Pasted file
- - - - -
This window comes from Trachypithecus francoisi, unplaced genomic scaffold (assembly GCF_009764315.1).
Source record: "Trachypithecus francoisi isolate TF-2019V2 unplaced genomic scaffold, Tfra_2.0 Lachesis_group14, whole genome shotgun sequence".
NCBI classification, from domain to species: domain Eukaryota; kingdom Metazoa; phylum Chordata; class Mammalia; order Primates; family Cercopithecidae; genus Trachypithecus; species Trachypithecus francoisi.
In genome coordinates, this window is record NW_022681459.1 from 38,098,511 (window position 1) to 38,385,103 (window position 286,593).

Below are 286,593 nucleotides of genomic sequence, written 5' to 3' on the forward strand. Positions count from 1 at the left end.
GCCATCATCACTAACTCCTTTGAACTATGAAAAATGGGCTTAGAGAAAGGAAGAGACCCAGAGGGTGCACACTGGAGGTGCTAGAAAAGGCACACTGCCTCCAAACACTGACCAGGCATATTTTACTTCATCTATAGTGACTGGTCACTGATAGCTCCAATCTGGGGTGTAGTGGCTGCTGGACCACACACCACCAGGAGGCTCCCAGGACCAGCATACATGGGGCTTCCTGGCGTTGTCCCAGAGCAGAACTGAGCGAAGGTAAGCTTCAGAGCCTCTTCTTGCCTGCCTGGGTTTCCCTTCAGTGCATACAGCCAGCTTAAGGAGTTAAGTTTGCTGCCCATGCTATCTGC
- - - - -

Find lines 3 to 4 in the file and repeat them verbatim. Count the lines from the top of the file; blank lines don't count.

NCBI classification, from domain to species: domain Eukaryota; kingdom Metazoa; phylum Chordata; class Mammalia; order Primates; family Cercopithecidae; genus Trachypithecus; species Trachypithecus francoisi.
In genome coordinates, this window is record NW_022681459.1 from 38,098,511 (window position 1) to 38,385,103 (window position 286,593).